Two hours of pointless virtuosity is a daunting prospect at the best of times, but Brachetti, who now claims he is 52 years old, also cloaks his dazzling performance in a campaign to join his older self with his younger, impetuous genius and ends up paying tedious tribute to past masters.
Those masters are the Italian music hall legend Leopoldo Fregoli and the film maker Federico Fellini. As the first he conjures emperors and pierrots before closing the first act with a stunning evocation of the four seasons, complete with painterly scenic nods to Magritte, Mondrian and Van Gogh.
And cottoning on to the crucial fact that Fellini saw cinema as a form of circus, he quotes fleetingly from La Strada and La Dolce Vita while suggesting, for the first time in the show, that a human heart is beating underneath it all.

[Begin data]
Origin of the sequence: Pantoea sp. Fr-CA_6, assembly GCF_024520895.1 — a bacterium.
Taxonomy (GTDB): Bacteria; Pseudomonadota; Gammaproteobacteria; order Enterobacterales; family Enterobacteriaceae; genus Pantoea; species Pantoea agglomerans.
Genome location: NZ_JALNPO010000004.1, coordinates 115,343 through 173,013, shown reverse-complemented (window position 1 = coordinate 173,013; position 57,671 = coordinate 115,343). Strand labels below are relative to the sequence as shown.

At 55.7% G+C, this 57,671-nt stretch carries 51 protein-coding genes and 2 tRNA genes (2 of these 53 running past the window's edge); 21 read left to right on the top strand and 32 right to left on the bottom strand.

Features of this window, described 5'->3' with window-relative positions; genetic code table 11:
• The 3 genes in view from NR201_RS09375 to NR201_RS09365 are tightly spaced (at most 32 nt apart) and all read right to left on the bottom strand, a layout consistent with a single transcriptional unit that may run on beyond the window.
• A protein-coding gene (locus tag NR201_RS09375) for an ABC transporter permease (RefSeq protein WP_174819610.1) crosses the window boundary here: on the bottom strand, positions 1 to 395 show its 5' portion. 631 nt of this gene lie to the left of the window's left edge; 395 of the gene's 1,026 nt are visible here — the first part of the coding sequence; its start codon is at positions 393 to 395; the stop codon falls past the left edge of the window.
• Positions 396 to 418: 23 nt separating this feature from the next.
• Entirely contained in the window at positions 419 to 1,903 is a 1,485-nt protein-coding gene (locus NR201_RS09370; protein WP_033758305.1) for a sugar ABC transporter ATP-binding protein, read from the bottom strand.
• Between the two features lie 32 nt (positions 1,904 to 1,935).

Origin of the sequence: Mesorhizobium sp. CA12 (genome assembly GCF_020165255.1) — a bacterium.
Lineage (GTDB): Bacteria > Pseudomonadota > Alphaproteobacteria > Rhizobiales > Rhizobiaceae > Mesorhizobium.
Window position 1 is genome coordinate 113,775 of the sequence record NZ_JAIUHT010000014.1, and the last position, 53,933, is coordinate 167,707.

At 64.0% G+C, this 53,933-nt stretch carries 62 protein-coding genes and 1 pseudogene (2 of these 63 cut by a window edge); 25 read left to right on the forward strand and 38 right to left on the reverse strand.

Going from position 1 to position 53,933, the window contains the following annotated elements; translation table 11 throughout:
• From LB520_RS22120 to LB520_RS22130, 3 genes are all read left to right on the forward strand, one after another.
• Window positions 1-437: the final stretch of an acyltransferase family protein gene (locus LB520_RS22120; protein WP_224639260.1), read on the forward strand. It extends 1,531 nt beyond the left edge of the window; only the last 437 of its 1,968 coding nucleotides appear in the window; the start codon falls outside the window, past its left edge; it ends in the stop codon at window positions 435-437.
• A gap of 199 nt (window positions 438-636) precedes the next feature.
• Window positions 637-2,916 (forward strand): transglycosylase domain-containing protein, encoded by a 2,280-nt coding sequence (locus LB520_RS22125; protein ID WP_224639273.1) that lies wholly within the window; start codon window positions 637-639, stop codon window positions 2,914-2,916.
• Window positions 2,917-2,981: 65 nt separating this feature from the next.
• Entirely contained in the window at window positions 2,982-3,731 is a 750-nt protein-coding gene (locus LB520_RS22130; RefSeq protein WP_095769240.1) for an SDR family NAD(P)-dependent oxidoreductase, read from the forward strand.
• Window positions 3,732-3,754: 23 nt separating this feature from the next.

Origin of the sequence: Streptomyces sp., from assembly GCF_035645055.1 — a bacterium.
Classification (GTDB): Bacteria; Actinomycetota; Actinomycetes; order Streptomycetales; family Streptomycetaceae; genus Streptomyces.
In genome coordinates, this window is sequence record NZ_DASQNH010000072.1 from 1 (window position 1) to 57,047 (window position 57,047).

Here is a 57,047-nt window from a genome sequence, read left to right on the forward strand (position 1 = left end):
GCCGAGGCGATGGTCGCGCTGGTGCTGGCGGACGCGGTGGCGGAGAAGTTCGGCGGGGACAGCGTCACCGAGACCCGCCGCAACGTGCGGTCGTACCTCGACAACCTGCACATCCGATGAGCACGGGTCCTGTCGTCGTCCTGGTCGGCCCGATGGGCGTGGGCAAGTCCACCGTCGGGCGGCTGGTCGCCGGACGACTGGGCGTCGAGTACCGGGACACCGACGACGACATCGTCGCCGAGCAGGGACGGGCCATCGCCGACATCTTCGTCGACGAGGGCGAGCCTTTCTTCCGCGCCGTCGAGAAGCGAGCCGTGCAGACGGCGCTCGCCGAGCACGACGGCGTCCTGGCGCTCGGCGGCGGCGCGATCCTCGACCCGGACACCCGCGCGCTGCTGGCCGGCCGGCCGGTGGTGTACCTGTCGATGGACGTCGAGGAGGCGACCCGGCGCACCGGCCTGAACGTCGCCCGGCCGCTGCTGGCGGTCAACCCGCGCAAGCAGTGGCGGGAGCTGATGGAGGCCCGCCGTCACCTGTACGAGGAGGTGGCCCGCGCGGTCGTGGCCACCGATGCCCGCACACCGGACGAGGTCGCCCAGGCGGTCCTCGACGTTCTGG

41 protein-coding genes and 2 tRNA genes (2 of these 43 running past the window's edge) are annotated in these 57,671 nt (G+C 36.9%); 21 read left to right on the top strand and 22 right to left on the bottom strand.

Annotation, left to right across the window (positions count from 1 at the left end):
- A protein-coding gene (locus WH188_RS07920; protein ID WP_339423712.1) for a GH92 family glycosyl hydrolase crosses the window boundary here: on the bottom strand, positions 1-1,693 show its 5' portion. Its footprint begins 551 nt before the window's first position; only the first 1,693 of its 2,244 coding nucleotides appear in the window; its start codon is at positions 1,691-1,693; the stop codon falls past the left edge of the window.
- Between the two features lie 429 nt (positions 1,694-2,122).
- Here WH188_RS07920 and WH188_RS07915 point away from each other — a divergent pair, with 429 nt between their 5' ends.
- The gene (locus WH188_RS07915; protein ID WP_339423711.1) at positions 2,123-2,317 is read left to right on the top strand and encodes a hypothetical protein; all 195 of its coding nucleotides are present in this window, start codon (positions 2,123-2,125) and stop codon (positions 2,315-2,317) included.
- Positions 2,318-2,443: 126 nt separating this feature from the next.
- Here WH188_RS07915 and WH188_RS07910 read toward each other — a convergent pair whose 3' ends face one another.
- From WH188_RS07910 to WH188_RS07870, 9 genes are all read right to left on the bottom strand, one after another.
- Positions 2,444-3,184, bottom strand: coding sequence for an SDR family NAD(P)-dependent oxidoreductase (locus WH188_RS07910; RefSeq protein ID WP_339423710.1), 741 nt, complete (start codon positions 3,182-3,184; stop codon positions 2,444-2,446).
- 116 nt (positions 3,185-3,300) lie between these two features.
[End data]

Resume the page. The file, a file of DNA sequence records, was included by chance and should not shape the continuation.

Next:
For London, director Sean Foley has devised a series of corny images - the guardsman, the Pearly King, the Queen – that are about as funny as a sequence on an old Stanley Baxter television comedy show, that is, not funny at all. But the Hollywood episode is some compensation, as Brachetti elides Nosferatu with Gene Kelly and pulls off the brilliant stunt of playing both Bogart and Bergman in Casablanca double profile.
Brachetti descends to the stage in a house of memories, a brilliantly executed design by Guillaume Lord, rather like the old man in the new cartoon film Up. But the more he and his invisible team of wardrobe and technical staff strain for a narrative justification, the worse the show becomes. It’s at its best in a simple hat manipulating routine of twenty characters in two minutes.
Variety is the spice of life, but variety artistes - Brachetti is neither a clown nor a comedian - are best seen in smaller doses, as indeed Brachetti himself was in the wonderfully superfluous cabaret of Y many years ago, or indeed as a Chinese Theatre vision in Tony Harrison’s munitions fantasia Square Rounds at the National Theatre more recently in 1992.